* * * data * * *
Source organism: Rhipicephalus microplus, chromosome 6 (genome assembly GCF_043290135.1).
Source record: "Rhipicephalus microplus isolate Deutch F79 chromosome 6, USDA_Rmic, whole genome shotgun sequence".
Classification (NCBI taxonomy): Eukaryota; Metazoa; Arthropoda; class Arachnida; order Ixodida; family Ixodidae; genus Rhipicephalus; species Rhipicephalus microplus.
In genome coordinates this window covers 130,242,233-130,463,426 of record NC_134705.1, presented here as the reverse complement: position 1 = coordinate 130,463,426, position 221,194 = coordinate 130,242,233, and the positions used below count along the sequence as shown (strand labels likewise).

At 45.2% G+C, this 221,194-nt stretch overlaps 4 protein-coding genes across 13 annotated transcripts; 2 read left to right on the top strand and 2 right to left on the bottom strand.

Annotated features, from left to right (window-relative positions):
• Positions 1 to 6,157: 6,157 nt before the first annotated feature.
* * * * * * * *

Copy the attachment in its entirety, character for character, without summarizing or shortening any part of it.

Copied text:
Source organism: Rhipicephalus microplus, chromosome 6 (genome assembly GCF_043290135.1).
Source record: "Rhipicephalus microplus isolate Deutch F79 chromosome 6, USDA_Rmic, whole genome shotgun sequence".
Classification (NCBI taxonomy): Eukaryota; Metazoa; Arthropoda; class Arachnida; order Ixodida; family Ixodidae; genus Rhipicephalus; species Rhipicephalus microplus.
In genome coordinates this window covers 130,242,233-130,463,426 of record NC_134705.1, presented here as the reverse complement: position 1 = coordinate 130,463,426, position 221,194 = coordinate 130,242,233, and the positions used below count along the sequence as shown (strand labels likewise).

At 45.2% G+C, this 221,194-nt stretch overlaps 4 protein-coding genes across 13 annotated transcripts; 2 read left to right on the top strand and 2 right to left on the bottom strand.

Annotated features, from left to right (window-relative positions):
• Positions 1 to 6,157: 6,157 nt before the first annotated feature.